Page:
On 12 November, the IEC organized a networking session dedicated to conformity assessment (CA) in general and IECEx in particular. Participants from Africa, Asia, Australia, Europe and North America joined the session hosted by IECEx and IECQ Executive Secretary Chris Agius.
IEC CA – which, together with standardization, is one of the pillars of the IEC – represents the only globally standardized approach to testing and certification, dedicated to the electrotechnical sectors. Risk and quality management by companies and governments would not be possible without reliable conformity assessment such as testing and certification.
Prior to answering questions and starting a discussion, Chris Agius spent a few minutes explaining conformity assessment (CA), a very broad term that encompasses many aspects related to assessing conformance, such as testing, certification, attestation, accreditation and approval. He drew attention to the ISO/IEC 17000 series of international standards that cover all aspects of conformity assessment and certification activities, encouraging anyone interested in learning about or getting involved in CA to start with terminology, in ISO/IEC 17000. Terminology is key to understand CA which is by no means limited to the certification community.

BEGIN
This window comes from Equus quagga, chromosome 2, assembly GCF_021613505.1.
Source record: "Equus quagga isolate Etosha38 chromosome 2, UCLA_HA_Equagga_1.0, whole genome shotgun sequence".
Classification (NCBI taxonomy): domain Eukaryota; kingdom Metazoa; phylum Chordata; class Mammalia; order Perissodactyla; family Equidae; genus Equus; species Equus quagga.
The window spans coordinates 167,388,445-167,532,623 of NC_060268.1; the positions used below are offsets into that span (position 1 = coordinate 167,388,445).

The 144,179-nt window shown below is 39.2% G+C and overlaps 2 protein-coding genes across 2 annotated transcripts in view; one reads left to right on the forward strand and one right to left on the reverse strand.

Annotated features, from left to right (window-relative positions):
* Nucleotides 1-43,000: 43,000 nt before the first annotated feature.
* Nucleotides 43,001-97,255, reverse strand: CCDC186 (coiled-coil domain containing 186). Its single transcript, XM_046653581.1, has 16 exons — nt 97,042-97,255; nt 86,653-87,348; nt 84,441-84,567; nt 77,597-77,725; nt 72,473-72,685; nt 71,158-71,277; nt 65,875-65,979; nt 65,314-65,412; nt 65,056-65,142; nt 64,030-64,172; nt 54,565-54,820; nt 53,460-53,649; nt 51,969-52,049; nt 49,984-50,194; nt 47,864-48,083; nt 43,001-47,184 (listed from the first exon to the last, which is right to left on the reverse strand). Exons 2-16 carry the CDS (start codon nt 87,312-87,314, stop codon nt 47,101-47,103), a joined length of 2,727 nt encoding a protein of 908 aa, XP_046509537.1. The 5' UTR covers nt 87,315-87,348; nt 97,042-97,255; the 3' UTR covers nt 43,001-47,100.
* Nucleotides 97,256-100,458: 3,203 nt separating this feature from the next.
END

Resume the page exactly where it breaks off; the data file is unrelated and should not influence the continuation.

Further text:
IEC CA Systems v. national accreditation
Asked how national accreditation fits in the IEC CA Systems, Chris explained that accreditation can be defined as the formal recognition of a body to be able to carry out certain tasks related to CA. There is a certain degree of consistency in the tasks performed by accreditation bodies throughout the world because they use the ISO/IEC 17000 series. However, variations in their approach is inevitable, meaning they may achieve the same results through different methods.
The IEC approach goes a step further, making it essential to have a standardized way of doing testing and certification: a single set of rules, operational procedures, reporting format, certification format that have to be accepted by all participating bodies. To ensure consistency, the IEC also embraces the concept of peer assessment. It is essential that all bodies accept one another through mutual recognition which is achieved by this peer assessment process. The IEC CA Systems comprises laboratories, inspection and certification bodies (CBs) whose work is based on the same peer assessment process. One of the requirements for acceptance in the IEC CA Systems is compliance with the ISO/IEC 17000 series of standards.
In IECEx, test labs and CBs have to be evaluated on an annual basis. However, if a body already holds accreditation, that may reduce the need to carry out a full and complete evaluation of the organization.
Developments in IECEx
Asked about new developments in IECEx, in addition to the certification of Ex electrical equipment, service facilities and personnel working in Ex environment, Chris mentioned the recent addition of non-electrical or mechanical equipment complying with the ISO/IEC 80079 series of standards. Certification of assemblies in compliance with IEC 60079-46 has also been added. IECEx has introduced a programme for organizations that provide training for workers in the Ex field.